I was reading a post this morning by Kerri Zane in which she argues that there are “five solid reasons why it’s better to be a single mom or dad then [sic] half of a parenting pair.”
I read her entire post to my husband to see if it was just me, and then I started typing up this post. He commented on how fast my fingers were flying across the keyboard. I said, “I have a lot to say!” He said, “you read a ton of articles every day, and I’m sure plenty of them get you fired up. What’s got you so bugged by this one?” The answer is I don’t really know; it just rubs me the wrong way.
Before I go any further, let me be very clear: I have no problem with single parents. I know a lot of them. I know a lot of them who do a really good job–many who, in fact, do a better job than two-parent households. And there are many situations in which children are better off when their parents separate (i.e. one parent is abusive, has a drug addiction, a gambling problem, etc.). It’s better to have a single parent than to be stuck in a home with two parents, one (or both) of whom is abusive. I am not arguing that single parents can’t be or aren’t effective. I would never argue that single parents are deficient in some way or that their children are going to be somehow scarred for life for want of a second parent in the home.
So what am I arguing? My issue is with Zane’s argument. I don’t think that’s effective. Let me break it down for you.
- According to Zane, the first reason single-parenting is better than team parenting is that no negotiations are necessary. Your word is law. You don’t have to debate about child-rearing decisions. Am I the only person who has a problem with this? Because it seems to me that there are several reasons for which such negotiations in parenting are a plus. After all, compromises are borne of listening to alternative points of view and opening your mind to the possibility that there is more than one way to do something. In many cases, compromises actually yield better or more effective options than you might have originally considered. Further, Zane continues her argument by pointing out that “a child’s behavior can be negatively affected by adult arguing. It will either leave them crying their eyes out or running for cover.” This assumes that two parents cannot engage in civil discourse about what is best for their children, that every disagreement or debate will lead to yelling and shouting and throwing things, and will thereby permanently scar your child. And that’s just absurd. And let’s not forget that unless your child’s other parent is completely out of the picture, you’re still going to be having discussions about child-rearing choices with him/her. Divorcing an adult doesn’t automatically mean divorcing the children and stepping entirely out of their lives. Finally, children who observe their parents working through conflict in healthy and effective ways are learning valuable life skills for success–the ability to negotiate compromise is incredibly important. How better to teach it than letting them see it in action?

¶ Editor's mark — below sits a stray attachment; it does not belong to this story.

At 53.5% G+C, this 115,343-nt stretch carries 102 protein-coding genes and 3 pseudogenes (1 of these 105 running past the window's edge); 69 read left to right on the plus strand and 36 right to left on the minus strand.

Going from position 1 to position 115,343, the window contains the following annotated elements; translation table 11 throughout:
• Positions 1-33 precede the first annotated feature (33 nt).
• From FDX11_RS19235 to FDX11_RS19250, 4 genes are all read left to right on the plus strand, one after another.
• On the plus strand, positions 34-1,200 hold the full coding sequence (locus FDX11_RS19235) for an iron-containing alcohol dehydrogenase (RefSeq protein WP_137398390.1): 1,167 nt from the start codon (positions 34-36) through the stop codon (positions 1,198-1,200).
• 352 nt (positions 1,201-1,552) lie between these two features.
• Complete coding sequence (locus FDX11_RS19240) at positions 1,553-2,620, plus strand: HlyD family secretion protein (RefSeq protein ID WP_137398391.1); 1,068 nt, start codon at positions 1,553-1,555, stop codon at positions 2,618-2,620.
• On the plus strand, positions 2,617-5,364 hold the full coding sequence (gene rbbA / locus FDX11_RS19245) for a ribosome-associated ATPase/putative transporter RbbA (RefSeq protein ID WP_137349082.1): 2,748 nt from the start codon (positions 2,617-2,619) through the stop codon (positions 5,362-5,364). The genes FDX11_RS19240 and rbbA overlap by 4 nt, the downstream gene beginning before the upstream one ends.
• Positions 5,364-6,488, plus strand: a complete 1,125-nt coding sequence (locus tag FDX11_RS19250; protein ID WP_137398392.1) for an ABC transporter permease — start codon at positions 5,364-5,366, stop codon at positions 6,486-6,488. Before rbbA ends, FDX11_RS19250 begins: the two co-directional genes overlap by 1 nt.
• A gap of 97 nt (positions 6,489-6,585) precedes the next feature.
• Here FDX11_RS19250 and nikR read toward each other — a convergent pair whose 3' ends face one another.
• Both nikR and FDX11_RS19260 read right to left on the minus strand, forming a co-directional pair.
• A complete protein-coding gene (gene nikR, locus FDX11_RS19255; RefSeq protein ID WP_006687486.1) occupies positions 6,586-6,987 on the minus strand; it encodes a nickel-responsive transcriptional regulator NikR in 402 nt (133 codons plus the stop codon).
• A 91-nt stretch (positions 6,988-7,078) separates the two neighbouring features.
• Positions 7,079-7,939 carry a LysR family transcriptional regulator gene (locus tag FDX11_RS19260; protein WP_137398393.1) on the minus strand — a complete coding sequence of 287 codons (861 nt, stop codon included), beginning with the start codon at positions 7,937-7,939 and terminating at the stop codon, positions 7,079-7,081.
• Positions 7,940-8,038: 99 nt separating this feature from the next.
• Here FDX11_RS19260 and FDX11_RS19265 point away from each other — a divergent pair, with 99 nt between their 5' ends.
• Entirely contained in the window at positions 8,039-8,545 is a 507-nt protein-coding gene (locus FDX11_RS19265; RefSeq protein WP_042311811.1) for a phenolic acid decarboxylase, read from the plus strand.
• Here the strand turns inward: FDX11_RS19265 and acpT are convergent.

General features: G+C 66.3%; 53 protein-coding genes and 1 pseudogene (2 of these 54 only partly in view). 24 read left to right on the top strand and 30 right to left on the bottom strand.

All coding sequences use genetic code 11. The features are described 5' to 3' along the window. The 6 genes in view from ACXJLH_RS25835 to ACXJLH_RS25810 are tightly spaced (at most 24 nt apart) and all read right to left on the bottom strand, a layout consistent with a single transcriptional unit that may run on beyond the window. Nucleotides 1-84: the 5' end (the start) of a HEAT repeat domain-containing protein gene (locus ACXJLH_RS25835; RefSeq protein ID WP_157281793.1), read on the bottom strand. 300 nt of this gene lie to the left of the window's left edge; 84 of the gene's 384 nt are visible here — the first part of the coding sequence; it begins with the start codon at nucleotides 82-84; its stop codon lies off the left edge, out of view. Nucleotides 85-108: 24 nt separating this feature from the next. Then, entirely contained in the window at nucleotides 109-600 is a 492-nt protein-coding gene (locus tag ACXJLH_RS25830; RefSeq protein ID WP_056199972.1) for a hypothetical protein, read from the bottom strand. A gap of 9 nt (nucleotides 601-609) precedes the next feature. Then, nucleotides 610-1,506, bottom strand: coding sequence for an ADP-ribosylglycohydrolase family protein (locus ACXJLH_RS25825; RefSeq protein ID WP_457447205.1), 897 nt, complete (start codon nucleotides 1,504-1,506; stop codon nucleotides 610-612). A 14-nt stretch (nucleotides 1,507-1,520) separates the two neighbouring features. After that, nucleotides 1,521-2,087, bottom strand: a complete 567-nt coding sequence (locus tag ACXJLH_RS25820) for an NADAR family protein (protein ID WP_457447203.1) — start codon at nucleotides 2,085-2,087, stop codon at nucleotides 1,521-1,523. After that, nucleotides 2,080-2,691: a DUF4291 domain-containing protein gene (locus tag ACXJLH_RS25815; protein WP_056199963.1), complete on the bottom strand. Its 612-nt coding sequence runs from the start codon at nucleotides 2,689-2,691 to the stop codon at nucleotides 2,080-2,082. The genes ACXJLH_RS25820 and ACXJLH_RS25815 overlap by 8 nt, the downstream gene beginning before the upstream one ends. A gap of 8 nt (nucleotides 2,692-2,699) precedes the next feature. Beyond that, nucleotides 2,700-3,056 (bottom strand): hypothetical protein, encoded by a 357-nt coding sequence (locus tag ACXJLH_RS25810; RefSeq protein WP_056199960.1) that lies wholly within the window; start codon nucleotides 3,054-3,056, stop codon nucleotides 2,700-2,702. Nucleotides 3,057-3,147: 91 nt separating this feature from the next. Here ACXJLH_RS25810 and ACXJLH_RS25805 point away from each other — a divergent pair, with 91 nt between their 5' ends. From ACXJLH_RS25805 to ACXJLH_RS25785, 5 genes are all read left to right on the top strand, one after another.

- Zane’s second point is that as a single parent you provide your child with a “stellar independent role model.” She further explains that as a single parent, you “embody the the idea that it’s better to “want” to be in a relationship because there is a loving bond rather than you “need” to be in a relationship because there is stuff to be done or procured.” She gives the example of a mom changing a light bulb by herself (yay!)–what an excellent show of strength for her daughter! This is just flat-out ridiculous. I know a lot of married moms who can and do change light bulbs–and fix the plumbing under their sinks, mow the lawn, capture mice, and so on–they don’t need their husbands to do those things. Puh-lease. On the flip side, I know plenty of dads who lovingly brush their little girls’ hair and wash the dishes. But I’m not done: Zane’s position implies that married people are only married to get something–not because they love one another. I take exception to this. I didn’t marry my husband, so he could change light bulbs. I didn’t get married until I was in my thirties, had already bought my own car, house, and pretty much proven I didn’t need a man to make it in this world. There’s more than one good way to illustrate to your daughters that they don’t need a man to “complete them” or just to survive. Zane finishes up this section by declaring, “When your child sees you as a completely whole and independent adult, they will learn to emulate your healthy behaviors.” Excuse me? Am I not a completely whole and independent adult just because I’m married? Psh.